• Uniform Data Access or Virtual Integration – leaves data in the source systems and defines a set of views to provide and access the unified view to the customer across the whole enterprise. For example, some details for customer information, can be in different systems and virtualisation rings them in one unified virtual view. The main benefits of the virtualisation are nearly zero latency of the data updates propagation from the source system to the consolidated view, no need for a separate store for the consolidated data. However, the drawbacks include: limited data’s history and version management, access to the user data generates extra load on the source systems.
  • Common Data Storage or Physical Data Integration – usually means creating a new system which keeps a copy of the data from the source systems to store and manage it independently of the original system. The most well known example of this approach is Data Warehouse (DW). The benefits comprise data version management, combining data from very different sources (mainframes, databases, flat files, etc.). The physical integration, however, requires a separate system to handle the vast volumes of data.

6. Data Integration Dependencies

Don’t forget that Data integration is not a stand-alone project but is rather heavily dependent on other areas of data management like:

  • Data Governance: For governing the transformation rules and message structures
  • Architecture: For designing solutions
  • Data Security: For ensuring solutions appropriately protect the security of data, whether it is persistent, virtual or in motion between applications and organizations
  • Metadata: For tracking the technical inventory of data (persistent, virtual, and in motion), the business meaning of the data, the business rules for transforming the data, and the operational history and lineage of the data
  • Data Storage and Operations: For managing the physical instantiation of the solutions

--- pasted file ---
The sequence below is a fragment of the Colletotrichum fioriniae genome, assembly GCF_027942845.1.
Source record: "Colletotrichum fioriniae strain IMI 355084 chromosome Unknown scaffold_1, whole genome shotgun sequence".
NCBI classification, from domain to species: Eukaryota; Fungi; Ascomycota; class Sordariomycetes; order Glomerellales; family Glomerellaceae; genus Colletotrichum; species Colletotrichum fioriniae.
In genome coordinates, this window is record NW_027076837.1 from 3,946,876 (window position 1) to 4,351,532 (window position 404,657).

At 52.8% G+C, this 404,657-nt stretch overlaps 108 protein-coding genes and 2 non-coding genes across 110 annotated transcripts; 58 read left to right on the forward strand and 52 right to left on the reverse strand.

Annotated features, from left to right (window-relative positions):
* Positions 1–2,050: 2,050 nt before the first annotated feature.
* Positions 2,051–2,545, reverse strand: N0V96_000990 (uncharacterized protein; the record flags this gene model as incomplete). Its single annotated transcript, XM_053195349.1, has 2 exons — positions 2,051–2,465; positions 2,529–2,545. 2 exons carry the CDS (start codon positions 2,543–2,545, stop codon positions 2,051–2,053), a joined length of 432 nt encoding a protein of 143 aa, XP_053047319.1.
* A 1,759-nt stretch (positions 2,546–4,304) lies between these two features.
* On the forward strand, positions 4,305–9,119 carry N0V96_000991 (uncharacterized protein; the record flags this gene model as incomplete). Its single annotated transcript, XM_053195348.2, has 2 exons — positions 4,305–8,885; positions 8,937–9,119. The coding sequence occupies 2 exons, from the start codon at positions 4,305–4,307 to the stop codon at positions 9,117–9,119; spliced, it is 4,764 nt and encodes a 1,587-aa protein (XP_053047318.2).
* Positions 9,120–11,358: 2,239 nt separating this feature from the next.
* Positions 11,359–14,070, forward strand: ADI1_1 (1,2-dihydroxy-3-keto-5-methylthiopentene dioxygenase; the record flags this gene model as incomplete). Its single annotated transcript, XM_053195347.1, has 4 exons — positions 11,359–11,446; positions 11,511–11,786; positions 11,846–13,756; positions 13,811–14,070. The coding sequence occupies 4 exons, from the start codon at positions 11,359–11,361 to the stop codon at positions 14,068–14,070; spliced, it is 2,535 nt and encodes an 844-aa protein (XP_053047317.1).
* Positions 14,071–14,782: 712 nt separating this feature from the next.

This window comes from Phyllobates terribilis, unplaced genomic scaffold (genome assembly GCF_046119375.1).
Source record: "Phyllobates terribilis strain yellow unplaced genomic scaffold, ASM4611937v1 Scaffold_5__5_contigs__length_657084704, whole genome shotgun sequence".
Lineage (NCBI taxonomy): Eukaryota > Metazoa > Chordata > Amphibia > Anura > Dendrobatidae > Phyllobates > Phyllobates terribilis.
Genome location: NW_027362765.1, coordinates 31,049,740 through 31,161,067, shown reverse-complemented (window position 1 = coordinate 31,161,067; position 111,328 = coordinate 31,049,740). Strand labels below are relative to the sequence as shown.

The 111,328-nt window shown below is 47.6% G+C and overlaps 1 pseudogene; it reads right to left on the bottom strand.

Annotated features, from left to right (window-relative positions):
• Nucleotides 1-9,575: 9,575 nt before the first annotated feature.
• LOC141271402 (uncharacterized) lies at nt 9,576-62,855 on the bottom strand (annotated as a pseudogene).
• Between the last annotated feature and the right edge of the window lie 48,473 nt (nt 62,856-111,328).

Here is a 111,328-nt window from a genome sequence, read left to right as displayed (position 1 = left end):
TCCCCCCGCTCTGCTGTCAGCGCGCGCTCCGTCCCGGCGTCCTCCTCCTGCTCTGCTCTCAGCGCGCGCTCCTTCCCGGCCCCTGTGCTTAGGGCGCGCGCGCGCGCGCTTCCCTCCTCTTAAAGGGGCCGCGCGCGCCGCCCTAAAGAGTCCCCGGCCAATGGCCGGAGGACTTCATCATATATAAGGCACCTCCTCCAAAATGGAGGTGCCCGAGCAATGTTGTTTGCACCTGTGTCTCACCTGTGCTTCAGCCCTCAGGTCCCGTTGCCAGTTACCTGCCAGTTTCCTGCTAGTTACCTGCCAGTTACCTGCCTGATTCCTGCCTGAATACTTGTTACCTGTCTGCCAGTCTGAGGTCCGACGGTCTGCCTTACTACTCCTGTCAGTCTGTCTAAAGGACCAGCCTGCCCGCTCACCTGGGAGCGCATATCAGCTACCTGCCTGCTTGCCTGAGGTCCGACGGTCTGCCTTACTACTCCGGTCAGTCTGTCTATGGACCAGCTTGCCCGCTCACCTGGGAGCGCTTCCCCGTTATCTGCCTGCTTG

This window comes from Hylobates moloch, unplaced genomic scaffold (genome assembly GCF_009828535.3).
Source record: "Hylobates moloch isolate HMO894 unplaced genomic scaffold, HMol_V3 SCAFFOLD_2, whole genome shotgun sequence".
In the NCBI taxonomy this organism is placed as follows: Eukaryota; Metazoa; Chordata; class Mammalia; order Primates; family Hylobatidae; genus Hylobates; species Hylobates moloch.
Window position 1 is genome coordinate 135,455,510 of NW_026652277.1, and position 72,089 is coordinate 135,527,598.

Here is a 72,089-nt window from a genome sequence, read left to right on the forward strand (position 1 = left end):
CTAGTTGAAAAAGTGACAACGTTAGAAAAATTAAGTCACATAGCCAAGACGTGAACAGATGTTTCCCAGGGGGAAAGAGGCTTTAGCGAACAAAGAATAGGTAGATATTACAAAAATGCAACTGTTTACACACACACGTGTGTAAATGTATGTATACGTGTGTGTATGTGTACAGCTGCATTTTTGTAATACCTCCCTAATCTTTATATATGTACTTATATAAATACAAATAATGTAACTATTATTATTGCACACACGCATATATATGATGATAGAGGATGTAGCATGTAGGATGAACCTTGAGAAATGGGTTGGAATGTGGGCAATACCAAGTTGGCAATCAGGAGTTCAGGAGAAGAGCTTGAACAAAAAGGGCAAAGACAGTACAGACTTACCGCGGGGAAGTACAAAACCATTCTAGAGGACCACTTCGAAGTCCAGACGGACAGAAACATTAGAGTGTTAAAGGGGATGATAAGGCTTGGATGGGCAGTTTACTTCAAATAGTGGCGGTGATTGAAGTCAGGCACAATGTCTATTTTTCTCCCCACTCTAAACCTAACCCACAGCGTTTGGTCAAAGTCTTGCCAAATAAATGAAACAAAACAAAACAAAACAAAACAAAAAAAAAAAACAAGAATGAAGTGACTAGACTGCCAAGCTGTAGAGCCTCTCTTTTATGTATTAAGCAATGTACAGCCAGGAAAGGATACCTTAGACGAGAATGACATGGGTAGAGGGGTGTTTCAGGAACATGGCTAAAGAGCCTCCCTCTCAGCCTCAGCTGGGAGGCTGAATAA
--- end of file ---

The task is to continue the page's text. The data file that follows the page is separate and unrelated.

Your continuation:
• Modelling and Design: For designing the data structures including physical persistence in databases, virtual data structures, and messages passing information between applications and organisations

Talk to us

Data integration and interoperability is a complex process that is crucial to successfully run a modern business. Many companies are using hundreds or even thousands of applications. It requires careful analysis, design, implementation, monitoring of data integration processes.

We can help you prepare the data management strategy and connect the dots between different data management areas as DQ, MDM and DI – since data integration is not a stand-alone project.

We encourage you to get in touch with our experts that can help you with all the steps along this journey. 

Many organisations find CRMT as a reliable, highly experienced and technologically independent partner for the: 

  • preparation of strategic plans for data integration, 
  • finding appropriate data integration solutions for architecture definitions, 
  • analysis of data integration infrastructure gaps and finding best-fit missing products 
  • preparing an implementation data integration blueprint and 
  • implementing data integration solutions